WEST: OK. So he started out by saying, "What is justice? What is peace? Can you tell me? Can you? You probably could, but it's going to be a major waste of your time because I don't believe in either anymore."
Then it goes on to say, "There's something seriously wrong with this picture. And another thing. If you call the police and they tell you to stop following a person because there's a conclusion that he's a non-threat, why proceed?"
"Lastly, how is it not obvious to you that he was the one that felt he was in danger because of your suspicion? Man, I don't know how I really should think, but I do know one thing. If this was my brother, cousin, nephew or son, good old Mr. Zimmerman wouldn't have made it to that prison or courthouse, for that matter. But of course, that would have caused more problems. So if earthly justice won't prevail, then it's in God's hands. Truthfully, it really is. I'm done."
That's what he -- "I'm just done."
LEMON: There are a lot of shaking heads on the set right now. And what does that do to you as a mom? Tell us -- and to have to have these conversations?
WEST: Right. It just totally rips my heart out because we started these conversations, my husband and I, with our son at an early age. And not to the point of just being real blatant, we kind of skirted around it by building him up, by speaking words of wisdom, like, You are somebody, you're going to be the best. You're going to be great, without really going -- calling the race card or going to that place.
We wanted our son to grow up in a place where he would know that he is somebody and he's special. But as he grew older, then we had to kind of go into that place, like, You know what? You're different. Just check it out, son. And you know, avoid confrontations. When you start driving, don't reach quickly into your glove compartment if you get stopped for a speeding ticket.
LEMON: Yes, ma'am. Yes, sir. Every chance you get, do -- my parents had the talk with me. I don't have kids, so I haven't had the opportunity to have that talk, but they had the talk with me because -- my family did fairly well, and it was, Where did you get that fancy car, boy? Where are you driving...
WEST: Exactly. LEMON: ... this car? Sometimes I'd have to leave the car there and walk home until they figured out exactly what happened.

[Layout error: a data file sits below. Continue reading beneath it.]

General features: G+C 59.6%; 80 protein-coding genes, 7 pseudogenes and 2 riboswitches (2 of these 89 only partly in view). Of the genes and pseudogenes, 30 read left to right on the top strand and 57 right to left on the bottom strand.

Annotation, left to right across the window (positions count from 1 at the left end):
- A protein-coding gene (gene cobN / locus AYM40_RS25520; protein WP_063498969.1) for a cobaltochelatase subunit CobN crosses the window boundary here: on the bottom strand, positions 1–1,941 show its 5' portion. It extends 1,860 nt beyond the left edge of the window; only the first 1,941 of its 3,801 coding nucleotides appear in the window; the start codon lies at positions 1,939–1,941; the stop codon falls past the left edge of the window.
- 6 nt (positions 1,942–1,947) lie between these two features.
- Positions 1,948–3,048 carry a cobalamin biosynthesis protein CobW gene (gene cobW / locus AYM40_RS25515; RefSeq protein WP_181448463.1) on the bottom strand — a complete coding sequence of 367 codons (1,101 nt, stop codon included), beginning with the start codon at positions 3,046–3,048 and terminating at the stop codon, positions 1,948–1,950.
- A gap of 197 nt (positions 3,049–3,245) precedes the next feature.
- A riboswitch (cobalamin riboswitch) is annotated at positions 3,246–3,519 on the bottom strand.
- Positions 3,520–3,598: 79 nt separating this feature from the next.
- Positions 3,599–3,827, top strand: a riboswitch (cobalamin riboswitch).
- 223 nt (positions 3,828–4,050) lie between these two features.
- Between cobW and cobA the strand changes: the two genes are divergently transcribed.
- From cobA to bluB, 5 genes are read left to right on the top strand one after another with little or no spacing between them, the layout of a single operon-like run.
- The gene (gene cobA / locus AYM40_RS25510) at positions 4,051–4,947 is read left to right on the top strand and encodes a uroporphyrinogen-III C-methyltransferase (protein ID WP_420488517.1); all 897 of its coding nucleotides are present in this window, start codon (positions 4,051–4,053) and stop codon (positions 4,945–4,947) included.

Before we -- we're going to go to a break quickly, but you were shaking your head, as well. And you -- what do you -- what does this do to you?
BROWN: It hurts my heart because as a parent, you don't want anything to ever happen to your children. You don't want any of this. And then growing up, I have an interracial family, so we didn't have to play the race card because we're mixed.
LEMON: Right. Thank you.
More with our moms, reactions from our moms and our entire panel right after the break. Don't go away.
LEMON: Trayvon Martin, the conversation continues here, the killing of Trayvon Martin, a conversation many are saying was need throughout all of America. Why is it happening in America now?
I'm bringing back anti-racism writer and activist Tim Wise. And Natalie Brown and her son, Nicholas Haswell, are here along with mom Deetta West. Also with me, attorney Holly Hughes and former police investigator Alex Manning. Thank you all.
But first, we want to go out to Sanford, Florida, where this story unfolded, and hear from a mom there. here's CNN's George Howell -- George.
GEORGE HOWELL, CNN CORRESPONDENT: Well, we were just talking about this case. We were watching the show. And tell me again, what did you want to talk about?
JUDITH BROWN, SANFORD, FLORIDA, RESIDENT: That I am a mother of -- I am a Trayvon Martin mother. I represent all the women and mothers of Trayvon. My son was taken away. He was murdered. And the Sanford PD have not done anything to resolve this matter. It was November 3rd.
And we need justice. All the mothers of a Trayvon in Sanford, Florida, we need justice. We need some kind of closure, and we're not getting that. In order for us to bond and combine as a community, we need to get justice for all this.
HOWELL: And basically giving this open mike tonight to people, that's really what we've heard, again, people saying that there's been a long history of disconnect between the community and the police department. And at this point, do you feel like it's moving towards some sort of a resolution, some sort of solution?
UNIDENTIFIED MALE: No.
UNIDENTIFIED FEMALE: No.
HOWELL: The resounding opinion here, Don.
LEMON: All right, George, thank you very much. Thank that mom and the entire -- our entire group there. We're going to get back to George in just a little bit. You're going to hear more from Sanford, Florida.
But we want to talk now more with our panel. This could -- if you hear that mom -- and again, these are -- that's the allegations, those are the claims from the people who were there, right? And sometimes, there -- you know, well, usually there's smoke, there's fire. This could open up a hornet's nest around the country. Do you...